productivity (Esty, et al., 1995). Negative attitudes and behaviors in
the workplace include prejudice, stereotyping, and discrimination, which
should never be used by management for hiring, retention, and
termination practices (could lead to costly litigation).
Tools for Managing Diversity
staff are aware that certain skills are necessary for creating a
successful, diverse workforce. First, staff must understand
discrimination and its consequences. Second, staff must recognize
their own cultural biases and prejudices (Koonce, 2001). Diversity is
not about differences among groups, but rather about differences among
individuals. Each individual is unique and does not represent or speak
for a particular group. Finally, staff must be willing to change the
organization if necessary (Koonce, 2001). Organizations need to learn
how to manage diversity in the workplace to be successful in the future
Unfortunately, there is no single recipe for success. It mainly depends
on the manager's ability to understand what is best for the organization
based on teamwork and the dynamics of the workplace. According to
Roosevelt (2001), managing diversity is a comprehensive process for
creating a work environment that includes everyone. When creating a
successful diverse workforce, an effective manager should focus on
personal awareness. Staff need to be aware of
their personal biases. Therefore, organizations need to develop,
implement, and maintain ongoing training because a one-day session of
training will not change people's behaviors (Koonce, 2001). Managers
must also understand that fairness is not necessarily equality. There
are always exceptions to the rule.
diversity is about more than equal employment opportunity and
affirmative action (Losyk, 1996). Managers should expect change to be
slow, while at the same time encouraging change (Koonce, 2001).
vital requirement when dealing with diversity is promoting a "safe"
place for associates to communicate (Koonce, 2001). Social gatherings
and business meetings, where every member must listen and have the
chance to speak, are good ways to create dialogues. Managers should
implement policies such as mentoring programs to provide associates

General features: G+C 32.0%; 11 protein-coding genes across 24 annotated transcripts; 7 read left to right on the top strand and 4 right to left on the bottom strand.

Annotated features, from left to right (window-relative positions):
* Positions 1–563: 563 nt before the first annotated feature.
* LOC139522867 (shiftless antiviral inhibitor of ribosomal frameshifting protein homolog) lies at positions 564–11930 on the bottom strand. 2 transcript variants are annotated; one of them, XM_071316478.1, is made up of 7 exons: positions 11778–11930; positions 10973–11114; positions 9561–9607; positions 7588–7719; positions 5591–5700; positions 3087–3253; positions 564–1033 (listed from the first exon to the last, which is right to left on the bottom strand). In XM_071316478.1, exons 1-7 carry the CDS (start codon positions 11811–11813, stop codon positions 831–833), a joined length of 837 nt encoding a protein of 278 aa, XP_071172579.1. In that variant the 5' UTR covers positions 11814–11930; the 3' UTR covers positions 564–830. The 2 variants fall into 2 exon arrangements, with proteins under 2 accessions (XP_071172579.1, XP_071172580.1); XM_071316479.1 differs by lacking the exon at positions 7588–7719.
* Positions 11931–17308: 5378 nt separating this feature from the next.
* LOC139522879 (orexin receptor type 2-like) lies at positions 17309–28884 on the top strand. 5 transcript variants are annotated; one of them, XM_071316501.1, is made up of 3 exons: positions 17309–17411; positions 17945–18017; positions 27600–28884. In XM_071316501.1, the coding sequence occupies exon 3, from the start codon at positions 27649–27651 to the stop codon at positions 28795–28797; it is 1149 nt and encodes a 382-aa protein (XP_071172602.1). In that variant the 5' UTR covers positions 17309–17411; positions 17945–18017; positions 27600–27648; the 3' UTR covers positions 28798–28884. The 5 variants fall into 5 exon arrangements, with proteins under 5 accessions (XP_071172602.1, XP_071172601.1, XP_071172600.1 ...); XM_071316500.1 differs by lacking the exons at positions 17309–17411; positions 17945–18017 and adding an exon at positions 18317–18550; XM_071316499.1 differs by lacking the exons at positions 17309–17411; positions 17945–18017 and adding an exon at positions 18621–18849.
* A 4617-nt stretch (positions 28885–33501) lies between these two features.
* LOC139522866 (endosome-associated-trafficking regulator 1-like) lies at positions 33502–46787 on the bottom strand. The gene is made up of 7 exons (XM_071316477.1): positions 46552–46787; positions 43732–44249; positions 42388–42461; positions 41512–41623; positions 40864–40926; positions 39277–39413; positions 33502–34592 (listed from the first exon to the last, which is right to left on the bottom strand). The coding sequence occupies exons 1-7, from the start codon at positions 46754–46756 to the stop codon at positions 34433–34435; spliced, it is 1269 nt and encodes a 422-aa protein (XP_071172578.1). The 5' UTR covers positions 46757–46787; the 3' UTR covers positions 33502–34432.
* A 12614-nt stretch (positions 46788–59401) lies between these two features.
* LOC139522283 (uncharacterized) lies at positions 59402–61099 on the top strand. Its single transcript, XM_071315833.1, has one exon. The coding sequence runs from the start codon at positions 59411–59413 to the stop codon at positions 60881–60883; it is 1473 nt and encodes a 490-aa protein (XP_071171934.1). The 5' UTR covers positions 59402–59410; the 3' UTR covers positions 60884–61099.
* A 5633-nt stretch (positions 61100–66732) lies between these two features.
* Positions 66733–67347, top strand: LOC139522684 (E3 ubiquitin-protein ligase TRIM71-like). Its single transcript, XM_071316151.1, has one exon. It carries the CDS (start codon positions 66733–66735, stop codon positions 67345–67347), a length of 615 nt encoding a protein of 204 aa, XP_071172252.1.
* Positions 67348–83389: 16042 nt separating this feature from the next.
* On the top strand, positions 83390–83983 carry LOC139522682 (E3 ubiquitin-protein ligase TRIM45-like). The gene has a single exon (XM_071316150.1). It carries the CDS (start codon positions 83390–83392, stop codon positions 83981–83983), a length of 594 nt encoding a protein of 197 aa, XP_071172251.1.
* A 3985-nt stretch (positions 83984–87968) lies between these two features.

access to information and opportunities. Also, associates should never
be denied necessary, constructive, critical feedback for learning about
mistakes and successes (Flagg, 2002).
workforce is a reflection of a changing world and marketplace. Diverse
work teams bring high value to organizations. Respecting individual
differences will benefit the workplace by creating a competitive edge
and increasing work productivity. Diversity management benefits
associates by creating a fair and safe environment where everyone has
access to opportunities and challenges. Management tools in a diverse
workforce should be used to educate everyone about diversity and its
issues, including laws and regulations. Most workplaces are made up of
diverse cultures, so organizations need to learn how to adapt to be
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1. This is EDIS document HR 022, a publication
of the Department of Food and Resource Economics, Florida Cooperative
Extension Service, Institute of Food and Agricultural Sciences,
University of Florida, Gainesville, FL. Published July 2002. Available
on the World Wide Web at http://edis.ifas.ufl.edu.
Kelli A. Green, graduate student; Mayra López, graduate student; Allen
Wysocki, Assistant Professor; and Karl Kepner, Distinguished Professor;
Department of Food and Resource Economics, Florida Cooperative Extension
Service, Institute of Food and Agricultural Sciences, University of
Florida, Gainesville, FL.